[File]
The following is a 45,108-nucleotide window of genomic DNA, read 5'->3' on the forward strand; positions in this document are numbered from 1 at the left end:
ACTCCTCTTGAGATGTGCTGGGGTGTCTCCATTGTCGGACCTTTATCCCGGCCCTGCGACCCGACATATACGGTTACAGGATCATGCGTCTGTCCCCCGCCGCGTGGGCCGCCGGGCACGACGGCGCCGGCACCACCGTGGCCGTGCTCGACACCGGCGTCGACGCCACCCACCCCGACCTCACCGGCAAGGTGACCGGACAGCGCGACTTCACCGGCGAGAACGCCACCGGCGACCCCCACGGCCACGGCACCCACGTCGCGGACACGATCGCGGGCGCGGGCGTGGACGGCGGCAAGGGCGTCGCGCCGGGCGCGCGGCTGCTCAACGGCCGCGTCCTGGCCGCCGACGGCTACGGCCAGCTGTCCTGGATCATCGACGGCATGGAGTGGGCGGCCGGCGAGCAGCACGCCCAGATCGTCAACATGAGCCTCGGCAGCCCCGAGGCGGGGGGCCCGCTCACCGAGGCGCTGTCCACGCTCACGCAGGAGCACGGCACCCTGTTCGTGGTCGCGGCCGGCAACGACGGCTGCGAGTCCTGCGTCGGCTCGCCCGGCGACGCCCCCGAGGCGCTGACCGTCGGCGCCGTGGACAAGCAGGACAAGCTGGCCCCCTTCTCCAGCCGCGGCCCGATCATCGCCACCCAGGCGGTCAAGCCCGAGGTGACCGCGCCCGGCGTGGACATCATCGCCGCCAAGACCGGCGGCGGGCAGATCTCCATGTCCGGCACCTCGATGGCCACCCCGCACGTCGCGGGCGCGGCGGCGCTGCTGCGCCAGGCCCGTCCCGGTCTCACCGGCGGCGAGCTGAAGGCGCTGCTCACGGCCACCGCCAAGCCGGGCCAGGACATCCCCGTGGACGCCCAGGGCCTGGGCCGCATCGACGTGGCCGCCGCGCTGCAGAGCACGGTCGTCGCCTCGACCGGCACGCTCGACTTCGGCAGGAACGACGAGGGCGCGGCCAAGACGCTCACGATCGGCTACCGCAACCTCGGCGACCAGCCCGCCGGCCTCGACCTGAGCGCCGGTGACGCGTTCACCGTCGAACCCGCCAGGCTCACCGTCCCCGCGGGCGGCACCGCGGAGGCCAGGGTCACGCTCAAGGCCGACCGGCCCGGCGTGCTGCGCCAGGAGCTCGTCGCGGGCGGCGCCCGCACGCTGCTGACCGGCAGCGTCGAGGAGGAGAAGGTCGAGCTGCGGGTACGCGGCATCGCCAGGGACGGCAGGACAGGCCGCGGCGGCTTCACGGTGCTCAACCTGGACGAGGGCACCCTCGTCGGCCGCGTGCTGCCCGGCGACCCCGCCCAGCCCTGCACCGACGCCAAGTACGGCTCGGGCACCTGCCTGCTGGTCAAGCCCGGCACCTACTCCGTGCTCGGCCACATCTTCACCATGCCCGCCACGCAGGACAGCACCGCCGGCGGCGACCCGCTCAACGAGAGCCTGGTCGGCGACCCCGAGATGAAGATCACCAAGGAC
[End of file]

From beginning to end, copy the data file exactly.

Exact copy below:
The following is a 45,108-nucleotide window of genomic DNA, read 5'->3' on the forward strand; positions in this document are numbered from 1 at the left end:
ACTCCTCTTGAGATGTGCTGGGGTGTCTCCATTGTCGGACCTTTATCCCGGCCCTGCGACCCGACATATACGGTTACAGGATCATGCGTCTGTCCCCCGCCGCGTGGGCCGCCGGGCACGACGGCGCCGGCACCACCGTGGCCGTGCTCGACACCGGCGTCGACGCCACCCACCCCGACCTCACCGGCAAGGTGACCGGACAGCGCGACTTCACCGGCGAGAACGCCACCGGCGACCCCCACGGCCACGGCACCCACGTCGCGGACACGATCGCGGGCGCGGGCGTGGACGGCGGCAAGGGCGTCGCGCCGGGCGCGCGGCTGCTCAACGGCCGCGTCCTGGCCGCCGACGGCTACGGCCAGCTGTCCTGGATCATCGACGGCATGGAGTGGGCGGCCGGCGAGCAGCACGCCCAGATCGTCAACATGAGCCTCGGCAGCCCCGAGGCGGGGGGCCCGCTCACCGAGGCGCTGTCCACGCTCACGCAGGAGCACGGCACCCTGTTCGTGGTCGCGGCCGGCAACGACGGCTGCGAGTCCTGCGTCGGCTCGCCCGGCGACGCCCCCGAGGCGCTGACCGTCGGCGCCGTGGACAAGCAGGACAAGCTGGCCCCCTTCTCCAGCCGCGGCCCGATCATCGCCACCCAGGCGGTCAAGCCCGAGGTGACCGCGCCCGGCGTGGACATCATCGCCGCCAAGACCGGCGGCGGGCAGATCTCCATGTCCGGCACCTCGATGGCCACCCCGCACGTCGCGGGCGCGGCGGCGCTGCTGCGCCAGGCCCGTCCCGGTCTCACCGGCGGCGAGCTGAAGGCGCTGCTCACGGCCACCGCCAAGCCGGGCCAGGACATCCCCGTGGACGCCCAGGGCCTGGGCCGCATCGACGTGGCCGCCGCGCTGCAGAGCACGGTCGTCGCCTCGACCGGCACGCTCGACTTCGGCAGGAACGACGAGGGCGCGGCCAAGACGCTCACGATCGGCTACCGCAACCTCGGCGACCAGCCCGCCGGCCTCGACCTGAGCGCCGGTGACGCGTTCACCGTCGAACCCGCCAGGCTCACCGTCCCCGCGGGCGGCACCGCGGAGGCCAGGGTCACGCTCAAGGCCGACCGGCCCGGCGTGCTGCGCCAGGAGCTCGTCGCGGGCGGCGCCCGCACGCTGCTGACCGGCAGCGTCGAGGAGGAGAAGGTCGAGCTGCGGGTACGCGGCATCGCCAGGGACGGCAGGACAGGCCGCGGCGGCTTCACGGTGCTCAACCTGGACGAGGGCACCCTCGTCGGCCGCGTGCTGCCCGGCGACCCCGCCCAGCCCTGCACCGACGCCAAGTACGGCTCGGGCACCTGCCTGCTGGTCAAGCCCGGCACCTACTCCGTGCTCGGCCACATCTTCACCATGCCCGCCACGCAGGACAGCACCGCCGGCGGCGACCCGCTCAACGAGAGCCTGGTCGGCGACCCCGAGATGAAGATCACCAAGGAC